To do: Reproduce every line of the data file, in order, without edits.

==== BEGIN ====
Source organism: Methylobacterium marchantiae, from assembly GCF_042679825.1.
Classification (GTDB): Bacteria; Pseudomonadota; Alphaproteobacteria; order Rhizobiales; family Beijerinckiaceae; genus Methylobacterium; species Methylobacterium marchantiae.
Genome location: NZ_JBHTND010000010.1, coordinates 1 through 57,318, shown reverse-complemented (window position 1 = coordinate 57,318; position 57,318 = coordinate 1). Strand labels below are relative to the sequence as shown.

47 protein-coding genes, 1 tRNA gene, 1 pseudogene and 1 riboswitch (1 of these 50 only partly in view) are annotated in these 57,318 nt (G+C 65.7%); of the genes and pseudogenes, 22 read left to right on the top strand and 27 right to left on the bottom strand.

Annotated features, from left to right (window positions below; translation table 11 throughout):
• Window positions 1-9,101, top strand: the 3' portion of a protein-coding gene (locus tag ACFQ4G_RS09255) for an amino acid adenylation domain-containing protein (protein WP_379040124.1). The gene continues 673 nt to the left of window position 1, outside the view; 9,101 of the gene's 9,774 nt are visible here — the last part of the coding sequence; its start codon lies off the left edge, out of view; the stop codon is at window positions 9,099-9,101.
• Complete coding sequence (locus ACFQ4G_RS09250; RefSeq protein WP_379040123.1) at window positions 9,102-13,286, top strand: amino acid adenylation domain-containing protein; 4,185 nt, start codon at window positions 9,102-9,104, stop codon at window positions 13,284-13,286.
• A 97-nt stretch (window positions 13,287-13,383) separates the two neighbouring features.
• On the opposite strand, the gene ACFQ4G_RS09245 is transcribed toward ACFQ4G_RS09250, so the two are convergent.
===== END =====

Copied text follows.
Source organism: Methylobacterium marchantiae, from assembly GCF_042679825.1.
Classification (GTDB): Bacteria; Pseudomonadota; Alphaproteobacteria; order Rhizobiales; family Beijerinckiaceae; genus Methylobacterium; species Methylobacterium marchantiae.
Genome location: NZ_JBHTND010000010.1, coordinates 1 through 57,318, shown reverse-complemented (window position 1 = coordinate 57,318; position 57,318 = coordinate 1). Strand labels below are relative to the sequence as shown.

47 protein-coding genes, 1 tRNA gene, 1 pseudogene and 1 riboswitch (1 of these 50 only partly in view) are annotated in these 57,318 nt (G+C 65.7%); of the genes and pseudogenes, 22 read left to right on the top strand and 27 right to left on the bottom strand.

Annotated features, from left to right (window positions below; translation table 11 throughout):
• Window positions 1-9,101, top strand: the 3' portion of a protein-coding gene (locus tag ACFQ4G_RS09255) for an amino acid adenylation domain-containing protein (protein WP_379040124.1). The gene continues 673 nt to the left of window position 1, outside the view; 9,101 of the gene's 9,774 nt are visible here — the last part of the coding sequence; its start codon lies off the left edge, out of view; the stop codon is at window positions 9,099-9,101.
• Complete coding sequence (locus ACFQ4G_RS09250; RefSeq protein WP_379040123.1) at window positions 9,102-13,286, top strand: amino acid adenylation domain-containing protein; 4,185 nt, start codon at window positions 9,102-9,104, stop codon at window positions 13,284-13,286.
• A 97-nt stretch (window positions 13,287-13,383) separates the two neighbouring features.
• On the opposite strand, the gene ACFQ4G_RS09245 is transcribed toward ACFQ4G_RS09250, so the two are convergent.